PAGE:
How Kirklees Council could look after voters go to the polls in May's elections

Just a handful of seats would need to change hands at May’s local elections for Labour to lose control of Kirklees Council.

By Tony Earnshaw, Local Democracy Reporting Service
Saturday, 16th April 2022, 6:00 am

Should that happen, the spotlight will then be on the minor parties, who will wield power as kingmakers.

The current make-up of the council is Labour (33 seats), Conservatives (19 seats), Liberal Democrats (nine seats), Greens (three seats), Holme Valley Independents (three seats) and other Independents (two seats).

That means the council is in no overall control.

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Vote counting at Cathedral House, Huddersfield, in the 2018 Kirklees Council elections

But the Conservatives are unlikely to deliver a landslide, which means they will need to forge an alliance with other groups if they increase their numbers.

Labour may similarly find itself in the same position of seeking to cut deals to retain the running of the administration.

A third of all 69 seats are up for election on May 5 with one seat in all of Kirklees’ 23 wards going to the polls.

Of those 23 seats Labour hold 11, Conservatives six, Lib Dems four, Holme Valley Independents one and Greens one.

Around a third are considered key “battleground” wards. They are Almondbury, Colne Valley, Dalton, Denby Dale, Dewsbury East, Golcar, Heckmondwike, Holme Valley North and Lindley.

Labour is strong in Huddersfield, Dewsbury and Batley but less so in rural areas.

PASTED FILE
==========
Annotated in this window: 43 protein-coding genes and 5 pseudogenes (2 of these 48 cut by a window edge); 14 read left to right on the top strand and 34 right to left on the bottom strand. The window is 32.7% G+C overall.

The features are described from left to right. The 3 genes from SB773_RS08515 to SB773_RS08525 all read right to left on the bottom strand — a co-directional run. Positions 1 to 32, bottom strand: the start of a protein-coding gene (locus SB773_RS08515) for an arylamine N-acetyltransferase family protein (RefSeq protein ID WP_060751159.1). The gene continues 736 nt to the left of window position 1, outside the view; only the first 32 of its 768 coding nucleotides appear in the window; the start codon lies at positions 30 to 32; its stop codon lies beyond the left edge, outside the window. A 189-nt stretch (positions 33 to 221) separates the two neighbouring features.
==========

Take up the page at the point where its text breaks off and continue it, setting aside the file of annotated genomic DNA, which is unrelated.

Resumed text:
Three Labour cabinet members – Viv Kendrick, Cathy Scott and Will Simpson – are defending their seats, along with Conservative group leader David Hall, Conservative scrutiny chair Liz Smaje and Lib Dem group leader John Lawson.

A respected figure across all parties, Coun Kendrick may nonetheless feel the heat from the Conservatives’ Itrat Ali in Heckmondwike, who last year reduced Labour’s Steve Hall’s majority to just 148.

That is said to be “a clear battle” between Labour and the Conservatives.

A crucial development is the appearance of the Workers Party, which could nab traditional Labour votes.

A Conservative campaigner has emerged in Dewsbury East, where the defending candidate will be Labour cabinet member and deputy group leader Cathy Scott.

In 2018 she polled 1,900 votes, easily beating Mark Eastwood prior to his election as the town’s MP.

A veteran councillor and strong presence within Dewsbury, she will go up against the Conservatives’ Keith Mallinson, who has been active on local issues such as roads and housing.

In Batley East, Labour’s Mahmood Akhtar is standing down this year. He previously polled 75 per cent of the vote in a ward where Labour does well.

The presence this year of Workers Party candidate Aziz Daji may affect the Labour vote.

In Dewsbury West, Labour’s Mumtaz Hussain, a former Mayor of Kirklees, is standing down this year.

Labour group leader – and council leader – Coun Shabir Pandor said Labour needed “a top team in the town hall” to deliver “the change our area desperately needs after over a decade of unrelenting austerity”.

He added: “Times are tough and, due to the incompetence of the national Tory Government, they’re only going to get tougher.

“But Labour will continue to deliver on the priorities of the people of Huddersfield, Dewsbury, Batley and Spen and the Colne and Holme Valley, and together we will keep Kirklees moving forward.”

Commenting on the Conservative group’s line-up, Coun Hall said: “I am extremely proud of our candidate team, who represent the whole cross-section of our communities.

“They are professional and dedicated and will serve their communities to their best of their abilities.”

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Kirklees Council elections: List of candidates in Dewsbury, Batley and Spen